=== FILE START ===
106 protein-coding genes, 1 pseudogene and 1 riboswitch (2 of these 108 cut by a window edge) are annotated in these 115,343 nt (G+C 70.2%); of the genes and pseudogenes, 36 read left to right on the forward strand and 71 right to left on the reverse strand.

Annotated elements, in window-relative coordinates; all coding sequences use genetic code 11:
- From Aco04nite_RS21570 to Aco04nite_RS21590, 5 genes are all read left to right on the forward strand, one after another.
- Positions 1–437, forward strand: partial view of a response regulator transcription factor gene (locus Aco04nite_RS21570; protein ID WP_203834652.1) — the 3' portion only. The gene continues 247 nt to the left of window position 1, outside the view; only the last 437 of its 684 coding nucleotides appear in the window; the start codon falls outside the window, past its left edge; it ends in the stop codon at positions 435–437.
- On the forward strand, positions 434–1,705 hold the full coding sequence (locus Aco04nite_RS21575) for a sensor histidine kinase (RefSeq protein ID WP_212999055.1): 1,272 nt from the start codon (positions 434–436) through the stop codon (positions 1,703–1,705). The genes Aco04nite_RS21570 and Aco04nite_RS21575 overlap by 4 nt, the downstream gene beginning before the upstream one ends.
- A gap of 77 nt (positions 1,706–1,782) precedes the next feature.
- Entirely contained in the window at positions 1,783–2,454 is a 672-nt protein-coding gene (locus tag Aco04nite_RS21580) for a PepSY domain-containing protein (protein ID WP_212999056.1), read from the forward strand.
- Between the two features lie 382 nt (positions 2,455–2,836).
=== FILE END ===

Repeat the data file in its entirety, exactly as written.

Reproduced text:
106 protein-coding genes, 1 pseudogene and 1 riboswitch (2 of these 108 cut by a window edge) are annotated in these 115,343 nt (G+C 70.2%); of the genes and pseudogenes, 36 read left to right on the forward strand and 71 right to left on the reverse strand.

Annotated elements, in window-relative coordinates; all coding sequences use genetic code 11:
- From Aco04nite_RS21570 to Aco04nite_RS21590, 5 genes are all read left to right on the forward strand, one after another.
- Positions 1–437, forward strand: partial view of a response regulator transcription factor gene (locus Aco04nite_RS21570; protein ID WP_203834652.1) — the 3' portion only. The gene continues 247 nt to the left of window position 1, outside the view; only the last 437 of its 684 coding nucleotides appear in the window; the start codon falls outside the window, past its left edge; it ends in the stop codon at positions 435–437.
- On the forward strand, positions 434–1,705 hold the full coding sequence (locus Aco04nite_RS21575) for a sensor histidine kinase (RefSeq protein ID WP_212999055.1): 1,272 nt from the start codon (positions 434–436) through the stop codon (positions 1,703–1,705). The genes Aco04nite_RS21570 and Aco04nite_RS21575 overlap by 4 nt, the downstream gene beginning before the upstream one ends.
- A gap of 77 nt (positions 1,706–1,782) precedes the next feature.
- Entirely contained in the window at positions 1,783–2,454 is a 672-nt protein-coding gene (locus tag Aco04nite_RS21580) for a PepSY domain-containing protein (protein ID WP_212999056.1), read from the forward strand.
- Between the two features lie 382 nt (positions 2,455–2,836).